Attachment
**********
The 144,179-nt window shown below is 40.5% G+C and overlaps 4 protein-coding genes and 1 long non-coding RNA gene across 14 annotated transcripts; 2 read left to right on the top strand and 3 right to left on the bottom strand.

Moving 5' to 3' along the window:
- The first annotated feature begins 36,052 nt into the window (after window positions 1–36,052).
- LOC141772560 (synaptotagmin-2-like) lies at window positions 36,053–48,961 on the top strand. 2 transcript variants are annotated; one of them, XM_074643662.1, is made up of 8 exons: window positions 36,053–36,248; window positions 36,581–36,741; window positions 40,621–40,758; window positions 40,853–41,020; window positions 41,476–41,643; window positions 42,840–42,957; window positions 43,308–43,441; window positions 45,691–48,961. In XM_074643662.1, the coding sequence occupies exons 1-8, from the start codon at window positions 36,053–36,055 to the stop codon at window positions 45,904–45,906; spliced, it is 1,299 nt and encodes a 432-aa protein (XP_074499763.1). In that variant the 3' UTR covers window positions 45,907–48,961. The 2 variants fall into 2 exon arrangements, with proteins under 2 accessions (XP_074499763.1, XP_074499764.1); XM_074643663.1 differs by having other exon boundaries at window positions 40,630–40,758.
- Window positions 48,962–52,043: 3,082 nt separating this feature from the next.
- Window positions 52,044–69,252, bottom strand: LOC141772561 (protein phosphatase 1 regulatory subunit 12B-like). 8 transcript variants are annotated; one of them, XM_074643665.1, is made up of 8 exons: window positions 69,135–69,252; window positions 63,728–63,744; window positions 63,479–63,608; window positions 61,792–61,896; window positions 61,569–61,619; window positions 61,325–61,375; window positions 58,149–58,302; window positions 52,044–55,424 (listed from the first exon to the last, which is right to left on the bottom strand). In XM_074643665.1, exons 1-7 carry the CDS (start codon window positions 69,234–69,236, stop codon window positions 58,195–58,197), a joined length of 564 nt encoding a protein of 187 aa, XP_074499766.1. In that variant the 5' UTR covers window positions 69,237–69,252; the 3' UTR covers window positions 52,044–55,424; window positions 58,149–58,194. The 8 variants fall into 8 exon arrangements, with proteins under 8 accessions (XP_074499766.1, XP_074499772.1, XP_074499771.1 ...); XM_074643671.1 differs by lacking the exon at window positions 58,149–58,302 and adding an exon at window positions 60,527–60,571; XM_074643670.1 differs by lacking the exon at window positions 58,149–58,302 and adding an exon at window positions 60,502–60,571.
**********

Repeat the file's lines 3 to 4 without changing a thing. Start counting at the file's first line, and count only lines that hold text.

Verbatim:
- The first annotated feature begins 36,052 nt into the window (after window positions 1–36,052).
- LOC141772560 (synaptotagmin-2-like) lies at window positions 36,053–48,961 on the top strand. 2 transcript variants are annotated; one of them, XM_074643662.1, is made up of 8 exons: window positions 36,053–36,248; window positions 36,581–36,741; window positions 40,621–40,758; window positions 40,853–41,020; window positions 41,476–41,643; window positions 42,840–42,957; window positions 43,308–43,441; window positions 45,691–48,961. In XM_074643662.1, the coding sequence occupies exons 1-8, from the start codon at window positions 36,053–36,055 to the stop codon at window positions 45,904–45,906; spliced, it is 1,299 nt and encodes a 432-aa protein (XP_074499763.1). In that variant the 3' UTR covers window positions 45,907–48,961. The 2 variants fall into 2 exon arrangements, with proteins under 2 accessions (XP_074499763.1, XP_074499764.1); XM_074643663.1 differs by having other exon boundaries at window positions 40,630–40,758.